One Man's Trash: A new recycling program is helping Bear Creek students turn slop into soil | The Source Weekly - Bend, Oregon
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One Man's Trash: A new recycling program is helping Bear Creek students turn slop into soil 

Bend's Bear Creek Elementary School introduces the disposal station, including a new lunch composting bin - the first of its kind in Central Oregon schools.

It's lunchtime at Bear Creek Elementary School, and principal Matt Montoya rolls the last lunch table into place as the parade of children begins streaming in through the cafeteria doors. Stations are set up for students to pay their lunch money, get milk out of the cooler, select fresh fruit and veggies, and pick out a hot lunch option. When the masses finish their meal, they give a "thumbs up" and get up to visit the final lunch stop: the disposal station, including a new lunch composting bin - the first of its kind in Central Oregon schools.

Older students from the student council wearing "Green Team" hats wait patiently by the disposal stations and help the other students sort their scraps into the garbage, recycling, and, as of this school year, composting bins. The result of simply adding one extra bin, and some extra awareness about food waste to the school cafeteria is a half-ton of food waste kept out of a landfill every week, according to Katy Bryce, sustainability coordinator at the Environmental Center.

Developed with assistance from the Environmental Center, Cascade Disposal, and Deschutes Recycling, Bear Creek's composting program, which began in January of this year, is serving as test case for other Central Oregon public schools. According to Denise Rowcroft, education coordinator at the Environmental Center, lunch is the biggest waste generator in schools and composting is the next big step in school waste reduction as the Bend-La Pine School District works toward the goal of becoming a "zero waste" school district.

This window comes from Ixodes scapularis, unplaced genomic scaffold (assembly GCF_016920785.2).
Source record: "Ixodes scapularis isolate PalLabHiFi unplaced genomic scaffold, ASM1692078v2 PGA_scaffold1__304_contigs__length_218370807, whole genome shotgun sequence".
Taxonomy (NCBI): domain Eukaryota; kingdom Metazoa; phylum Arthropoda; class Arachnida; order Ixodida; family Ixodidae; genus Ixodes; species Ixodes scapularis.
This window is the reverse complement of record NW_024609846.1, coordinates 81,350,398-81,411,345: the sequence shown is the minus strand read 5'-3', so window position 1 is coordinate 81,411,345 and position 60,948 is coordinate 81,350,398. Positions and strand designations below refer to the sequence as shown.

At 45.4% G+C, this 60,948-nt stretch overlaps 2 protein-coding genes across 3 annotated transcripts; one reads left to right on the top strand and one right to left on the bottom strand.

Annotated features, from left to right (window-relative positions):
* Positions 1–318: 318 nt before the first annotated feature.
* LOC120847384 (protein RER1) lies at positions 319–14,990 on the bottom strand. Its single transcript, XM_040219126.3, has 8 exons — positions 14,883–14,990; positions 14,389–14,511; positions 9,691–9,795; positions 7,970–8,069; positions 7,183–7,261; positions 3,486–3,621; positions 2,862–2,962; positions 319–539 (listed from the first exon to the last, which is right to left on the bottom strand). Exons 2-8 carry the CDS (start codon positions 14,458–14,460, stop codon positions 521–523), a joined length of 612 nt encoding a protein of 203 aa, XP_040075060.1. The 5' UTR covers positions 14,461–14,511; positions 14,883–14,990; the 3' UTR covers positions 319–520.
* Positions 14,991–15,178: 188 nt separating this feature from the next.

How it works

Food waste, including milk, meat, pizza, hot dogs, pretty much anything edible gets poured, tossed, or dumped into a bin specifically for compostable materials. Cascade disposal picks up the material every Tuesday and delivers it to Deschutes Recycling where it is layered with yard debris, and given 30 days to decompose. The material cures for up to another two months until nitrogen, carbon, and pathogen levels are at a desired level. At that point, the food scraps have completely transformed into a rich soil that can be sold and used by gardeners or farmers to grow more food and other plants.

A Learning Experience

There's also an educational component to all this chemistry. Rowcroft said that she came into the school and taught abbreviated composting lessons to third, fourth, and fifth graders discussing why composting is important, how decomposition works in nature, and how we can take advantage of this natural process to reduce waste. The older students then have the option to participate on the "Green Team" and demonstrate the composting skills they've learned.

Rowcroft said she's hoping to get more schools on board with lunch composting after spring break, or at least by the start of the next school year.

"It's so simple, but so revolutionary, the idea of a whole school district composting food waste," Rowcroft.

To learn more about how your school or business can do more to cut down on waste, visit the Environmental Center's Zero Waste page (, or contact Katy Bryce at 541-385-6908 ext. 16.

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